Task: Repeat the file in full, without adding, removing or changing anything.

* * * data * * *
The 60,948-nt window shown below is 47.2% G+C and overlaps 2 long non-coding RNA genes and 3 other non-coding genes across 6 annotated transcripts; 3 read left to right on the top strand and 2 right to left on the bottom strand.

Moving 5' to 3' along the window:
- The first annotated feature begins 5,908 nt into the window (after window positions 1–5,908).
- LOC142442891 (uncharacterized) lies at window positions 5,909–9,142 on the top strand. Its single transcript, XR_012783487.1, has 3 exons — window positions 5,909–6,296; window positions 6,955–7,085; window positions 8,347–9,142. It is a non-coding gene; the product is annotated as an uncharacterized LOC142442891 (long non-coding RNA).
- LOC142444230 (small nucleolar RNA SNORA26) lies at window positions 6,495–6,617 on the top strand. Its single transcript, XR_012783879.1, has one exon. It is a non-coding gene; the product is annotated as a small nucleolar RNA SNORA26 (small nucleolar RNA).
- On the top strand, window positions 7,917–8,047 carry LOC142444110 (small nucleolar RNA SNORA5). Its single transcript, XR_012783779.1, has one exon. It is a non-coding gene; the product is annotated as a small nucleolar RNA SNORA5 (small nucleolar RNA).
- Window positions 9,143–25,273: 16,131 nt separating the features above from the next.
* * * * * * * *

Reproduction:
The 60,948-nt window shown below is 47.2% G+C and overlaps 2 long non-coding RNA genes and 3 other non-coding genes across 6 annotated transcripts; 3 read left to right on the top strand and 2 right to left on the bottom strand.

Moving 5' to 3' along the window:
- The first annotated feature begins 5,908 nt into the window (after window positions 1–5,908).
- LOC142442891 (uncharacterized) lies at window positions 5,909–9,142 on the top strand. Its single transcript, XR_012783487.1, has 3 exons — window positions 5,909–6,296; window positions 6,955–7,085; window positions 8,347–9,142. It is a non-coding gene; the product is annotated as an uncharacterized LOC142442891 (long non-coding RNA).
- LOC142444230 (small nucleolar RNA SNORA26) lies at window positions 6,495–6,617 on the top strand. Its single transcript, XR_012783879.1, has one exon. It is a non-coding gene; the product is annotated as a small nucleolar RNA SNORA26 (small nucleolar RNA).
- On the top strand, window positions 7,917–8,047 carry LOC142444110 (small nucleolar RNA SNORA5). Its single transcript, XR_012783779.1, has one exon. It is a non-coding gene; the product is annotated as a small nucleolar RNA SNORA5 (small nucleolar RNA).
- Window positions 9,143–25,273: 16,131 nt separating the features above from the next.